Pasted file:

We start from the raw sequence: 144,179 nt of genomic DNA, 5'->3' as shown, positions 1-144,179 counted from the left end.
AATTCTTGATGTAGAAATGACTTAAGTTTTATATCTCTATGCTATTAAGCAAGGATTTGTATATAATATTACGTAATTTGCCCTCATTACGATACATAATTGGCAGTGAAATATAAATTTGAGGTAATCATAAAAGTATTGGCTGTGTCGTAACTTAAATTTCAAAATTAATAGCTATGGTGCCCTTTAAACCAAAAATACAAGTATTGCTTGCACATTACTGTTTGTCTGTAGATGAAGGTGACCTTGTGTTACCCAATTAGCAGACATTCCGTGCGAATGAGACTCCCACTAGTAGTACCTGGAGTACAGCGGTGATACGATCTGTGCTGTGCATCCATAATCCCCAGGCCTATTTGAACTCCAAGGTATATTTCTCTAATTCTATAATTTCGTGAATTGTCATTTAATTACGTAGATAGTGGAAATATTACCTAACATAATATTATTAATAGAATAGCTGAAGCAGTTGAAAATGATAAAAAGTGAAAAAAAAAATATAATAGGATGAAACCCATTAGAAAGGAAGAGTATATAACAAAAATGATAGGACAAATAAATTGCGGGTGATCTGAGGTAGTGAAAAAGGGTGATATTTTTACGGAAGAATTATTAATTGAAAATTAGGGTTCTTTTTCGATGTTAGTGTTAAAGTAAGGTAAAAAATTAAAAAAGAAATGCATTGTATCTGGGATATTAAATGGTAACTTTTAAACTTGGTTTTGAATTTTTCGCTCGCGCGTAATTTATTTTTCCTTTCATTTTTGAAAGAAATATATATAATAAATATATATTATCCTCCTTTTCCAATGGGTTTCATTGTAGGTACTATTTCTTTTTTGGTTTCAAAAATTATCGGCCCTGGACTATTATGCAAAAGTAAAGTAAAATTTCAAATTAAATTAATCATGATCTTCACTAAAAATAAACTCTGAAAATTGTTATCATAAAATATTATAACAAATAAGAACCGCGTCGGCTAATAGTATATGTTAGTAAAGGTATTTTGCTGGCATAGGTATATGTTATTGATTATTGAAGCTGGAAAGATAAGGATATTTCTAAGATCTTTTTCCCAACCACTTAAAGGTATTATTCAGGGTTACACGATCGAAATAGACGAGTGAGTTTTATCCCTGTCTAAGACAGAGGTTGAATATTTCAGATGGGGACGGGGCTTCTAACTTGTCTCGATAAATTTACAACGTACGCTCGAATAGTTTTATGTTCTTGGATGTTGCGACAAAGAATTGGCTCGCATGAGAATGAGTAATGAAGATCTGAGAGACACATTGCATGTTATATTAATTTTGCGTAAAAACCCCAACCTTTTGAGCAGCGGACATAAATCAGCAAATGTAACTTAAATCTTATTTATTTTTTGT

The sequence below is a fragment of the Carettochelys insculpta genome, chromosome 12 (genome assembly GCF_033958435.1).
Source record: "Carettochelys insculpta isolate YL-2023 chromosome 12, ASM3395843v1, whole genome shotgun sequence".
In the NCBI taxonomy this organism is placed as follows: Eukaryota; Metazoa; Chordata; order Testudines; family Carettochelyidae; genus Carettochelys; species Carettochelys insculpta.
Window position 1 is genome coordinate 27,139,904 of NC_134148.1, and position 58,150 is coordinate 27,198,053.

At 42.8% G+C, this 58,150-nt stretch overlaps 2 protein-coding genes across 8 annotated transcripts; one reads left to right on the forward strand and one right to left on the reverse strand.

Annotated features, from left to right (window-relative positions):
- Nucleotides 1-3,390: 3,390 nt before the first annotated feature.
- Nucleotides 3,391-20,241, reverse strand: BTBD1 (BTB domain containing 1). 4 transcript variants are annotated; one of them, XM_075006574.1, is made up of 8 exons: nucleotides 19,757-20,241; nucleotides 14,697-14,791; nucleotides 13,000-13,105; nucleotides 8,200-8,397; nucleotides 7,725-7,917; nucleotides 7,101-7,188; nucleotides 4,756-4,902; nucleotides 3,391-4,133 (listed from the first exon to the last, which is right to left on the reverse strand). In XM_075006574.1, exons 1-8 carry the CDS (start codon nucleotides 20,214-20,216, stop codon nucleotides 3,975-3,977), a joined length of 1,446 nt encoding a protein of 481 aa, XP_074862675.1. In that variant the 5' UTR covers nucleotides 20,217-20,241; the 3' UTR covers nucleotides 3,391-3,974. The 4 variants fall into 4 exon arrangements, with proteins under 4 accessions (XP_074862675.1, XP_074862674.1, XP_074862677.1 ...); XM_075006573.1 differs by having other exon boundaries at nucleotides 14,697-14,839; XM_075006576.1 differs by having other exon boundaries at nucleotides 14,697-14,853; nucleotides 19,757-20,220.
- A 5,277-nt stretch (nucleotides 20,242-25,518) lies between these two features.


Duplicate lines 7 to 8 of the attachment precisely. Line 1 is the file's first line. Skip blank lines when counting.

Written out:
At 42.8% G+C, this 58,150-nt stretch overlaps 2 protein-coding genes across 8 annotated transcripts; one reads left to right on the forward strand and one right to left on the reverse strand.

Annotated features, from left to right (window-relative positions):